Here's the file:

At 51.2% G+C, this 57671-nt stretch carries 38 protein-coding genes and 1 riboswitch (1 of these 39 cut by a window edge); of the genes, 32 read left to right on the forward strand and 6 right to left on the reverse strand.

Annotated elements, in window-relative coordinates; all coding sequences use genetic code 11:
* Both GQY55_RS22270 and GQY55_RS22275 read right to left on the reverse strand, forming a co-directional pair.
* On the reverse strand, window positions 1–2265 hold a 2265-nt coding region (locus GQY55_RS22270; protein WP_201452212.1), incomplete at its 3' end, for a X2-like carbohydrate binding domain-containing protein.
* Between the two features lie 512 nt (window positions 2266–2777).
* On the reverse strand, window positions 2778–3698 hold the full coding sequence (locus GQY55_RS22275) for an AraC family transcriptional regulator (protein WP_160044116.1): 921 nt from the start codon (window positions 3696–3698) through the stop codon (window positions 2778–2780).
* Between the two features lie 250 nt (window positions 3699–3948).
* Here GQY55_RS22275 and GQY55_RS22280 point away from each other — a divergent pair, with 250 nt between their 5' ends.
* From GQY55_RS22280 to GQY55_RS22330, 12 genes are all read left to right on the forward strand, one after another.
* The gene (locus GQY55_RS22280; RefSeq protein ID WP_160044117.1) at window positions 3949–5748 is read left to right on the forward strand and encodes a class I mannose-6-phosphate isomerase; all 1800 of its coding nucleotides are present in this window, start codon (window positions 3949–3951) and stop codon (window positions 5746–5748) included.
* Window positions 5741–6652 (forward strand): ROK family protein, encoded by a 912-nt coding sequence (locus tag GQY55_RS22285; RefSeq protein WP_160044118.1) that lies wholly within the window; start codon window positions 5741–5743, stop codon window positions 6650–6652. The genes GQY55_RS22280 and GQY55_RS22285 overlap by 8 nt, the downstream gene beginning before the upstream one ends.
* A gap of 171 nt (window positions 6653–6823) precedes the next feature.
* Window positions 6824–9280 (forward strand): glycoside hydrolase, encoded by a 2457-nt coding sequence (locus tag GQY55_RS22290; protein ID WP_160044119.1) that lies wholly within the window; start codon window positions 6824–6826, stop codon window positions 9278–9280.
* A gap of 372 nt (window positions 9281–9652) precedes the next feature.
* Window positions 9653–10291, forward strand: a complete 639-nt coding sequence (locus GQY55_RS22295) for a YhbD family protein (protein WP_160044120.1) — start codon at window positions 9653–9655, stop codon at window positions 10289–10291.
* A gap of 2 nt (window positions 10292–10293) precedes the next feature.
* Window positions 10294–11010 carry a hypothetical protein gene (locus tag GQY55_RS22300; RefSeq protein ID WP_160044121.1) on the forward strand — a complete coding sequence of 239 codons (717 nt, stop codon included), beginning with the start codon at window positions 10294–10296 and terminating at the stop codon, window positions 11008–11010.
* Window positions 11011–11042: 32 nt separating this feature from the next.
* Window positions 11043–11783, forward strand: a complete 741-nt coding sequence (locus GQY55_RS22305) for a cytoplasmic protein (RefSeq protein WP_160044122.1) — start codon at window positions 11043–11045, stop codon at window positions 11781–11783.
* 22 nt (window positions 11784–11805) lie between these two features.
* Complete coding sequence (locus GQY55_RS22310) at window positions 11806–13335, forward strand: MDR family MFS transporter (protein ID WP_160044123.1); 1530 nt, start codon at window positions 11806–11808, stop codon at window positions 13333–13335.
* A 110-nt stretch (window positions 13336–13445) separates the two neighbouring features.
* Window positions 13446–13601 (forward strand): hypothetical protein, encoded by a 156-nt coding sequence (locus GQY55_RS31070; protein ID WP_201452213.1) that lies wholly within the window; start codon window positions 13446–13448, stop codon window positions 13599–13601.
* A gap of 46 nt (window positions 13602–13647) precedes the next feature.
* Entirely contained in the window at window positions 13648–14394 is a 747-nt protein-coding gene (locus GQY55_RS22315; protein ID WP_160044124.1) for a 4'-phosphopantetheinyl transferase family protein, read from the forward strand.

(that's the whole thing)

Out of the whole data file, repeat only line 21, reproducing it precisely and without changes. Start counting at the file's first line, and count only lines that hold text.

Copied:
* Complete coding sequence (locus GQY55_RS22310) at window positions 11806–13335, forward strand: MDR family MFS transporter (protein ID WP_160044123.1); 1530 nt, start codon at window positions 11806–11808, stop codon at window positions 13333–13335.